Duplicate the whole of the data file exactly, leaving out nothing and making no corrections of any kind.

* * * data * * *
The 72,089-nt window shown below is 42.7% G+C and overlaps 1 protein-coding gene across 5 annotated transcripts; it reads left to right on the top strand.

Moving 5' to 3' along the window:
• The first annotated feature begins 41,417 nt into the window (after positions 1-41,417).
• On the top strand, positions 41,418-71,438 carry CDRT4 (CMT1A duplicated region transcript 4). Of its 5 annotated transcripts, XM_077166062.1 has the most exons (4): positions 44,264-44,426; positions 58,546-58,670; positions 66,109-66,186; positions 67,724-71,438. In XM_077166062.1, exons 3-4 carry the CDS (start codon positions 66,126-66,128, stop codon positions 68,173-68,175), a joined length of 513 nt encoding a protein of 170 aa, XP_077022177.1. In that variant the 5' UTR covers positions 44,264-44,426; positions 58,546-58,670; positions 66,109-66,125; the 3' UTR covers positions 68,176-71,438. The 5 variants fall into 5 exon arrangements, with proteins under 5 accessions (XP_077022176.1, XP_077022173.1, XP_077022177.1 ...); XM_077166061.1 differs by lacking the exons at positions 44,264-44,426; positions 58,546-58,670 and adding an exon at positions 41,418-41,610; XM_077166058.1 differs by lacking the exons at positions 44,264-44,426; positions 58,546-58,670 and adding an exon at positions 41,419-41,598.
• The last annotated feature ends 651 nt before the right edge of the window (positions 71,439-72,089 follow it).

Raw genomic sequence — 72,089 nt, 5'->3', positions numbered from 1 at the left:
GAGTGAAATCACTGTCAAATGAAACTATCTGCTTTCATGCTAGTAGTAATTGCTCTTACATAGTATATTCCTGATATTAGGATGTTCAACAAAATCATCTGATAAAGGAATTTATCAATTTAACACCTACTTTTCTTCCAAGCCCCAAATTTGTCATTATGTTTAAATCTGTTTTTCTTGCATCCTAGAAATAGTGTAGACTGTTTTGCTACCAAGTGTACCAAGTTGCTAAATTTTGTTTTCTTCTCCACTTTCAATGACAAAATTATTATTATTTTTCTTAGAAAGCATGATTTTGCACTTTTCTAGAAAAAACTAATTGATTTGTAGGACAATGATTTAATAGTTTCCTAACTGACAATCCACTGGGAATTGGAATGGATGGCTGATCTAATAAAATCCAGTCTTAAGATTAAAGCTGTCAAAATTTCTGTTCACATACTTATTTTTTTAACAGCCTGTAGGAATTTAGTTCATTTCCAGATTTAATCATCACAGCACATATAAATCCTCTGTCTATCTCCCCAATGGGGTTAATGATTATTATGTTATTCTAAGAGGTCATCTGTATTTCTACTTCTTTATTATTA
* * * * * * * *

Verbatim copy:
The 72,089-nt window shown below is 42.7% G+C and overlaps 1 protein-coding gene across 5 annotated transcripts; it reads left to right on the top strand.

Moving 5' to 3' along the window:
• The first annotated feature begins 41,417 nt into the window (after positions 1-41,417).
• On the top strand, positions 41,418-71,438 carry CDRT4 (CMT1A duplicated region transcript 4). Of its 5 annotated transcripts, XM_077166062.1 has the most exons (4): positions 44,264-44,426; positions 58,546-58,670; positions 66,109-66,186; positions 67,724-71,438. In XM_077166062.1, exons 3-4 carry the CDS (start codon positions 66,126-66,128, stop codon positions 68,173-68,175), a joined length of 513 nt encoding a protein of 170 aa, XP_077022177.1. In that variant the 5' UTR covers positions 44,264-44,426; positions 58,546-58,670; positions 66,109-66,125; the 3' UTR covers positions 68,176-71,438. The 5 variants fall into 5 exon arrangements, with proteins under 5 accessions (XP_077022176.1, XP_077022173.1, XP_077022177.1 ...); XM_077166061.1 differs by lacking the exons at positions 44,264-44,426; positions 58,546-58,670 and adding an exon at positions 41,418-41,610; XM_077166058.1 differs by lacking the exons at positions 44,264-44,426; positions 58,546-58,670 and adding an exon at positions 41,419-41,598.
• The last annotated feature ends 651 nt before the right edge of the window (positions 71,439-72,089 follow it).

Raw genomic sequence — 72,089 nt, 5'->3', positions numbered from 1 at the left:
GAGTGAAATCACTGTCAAATGAAACTATCTGCTTTCATGCTAGTAGTAATTGCTCTTACATAGTATATTCCTGATATTAGGATGTTCAACAAAATCATCTGATAAAGGAATTTATCAATTTAACACCTACTTTTCTTCCAAGCCCCAAATTTGTCATTATGTTTAAATCTGTTTTTCTTGCATCCTAGAAATAGTGTAGACTGTTTTGCTACCAAGTGTACCAAGTTGCTAAATTTTGTTTTCTTCTCCACTTTCAATGACAAAATTATTATTATTTTTCTTAGAAAGCATGATTTTGCACTTTTCTAGAAAAAACTAATTGATTTGTAGGACAATGATTTAATAGTTTCCTAACTGACAATCCACTGGGAATTGGAATGGATGGCTGATCTAATAAAATCCAGTCTTAAGATTAAAGCTGTCAAAATTTCTGTTCACATACTTATTTTTTTAACAGCCTGTAGGAATTTAGTTCATTTCCAGATTTAATCATCACAGCACATATAAATCCTCTGTCTATCTCCCCAATGGGGTTAATGATTATTATGTTATTCTAAGAGGTCATCTGTATTTCTACTTCTTTATTATTA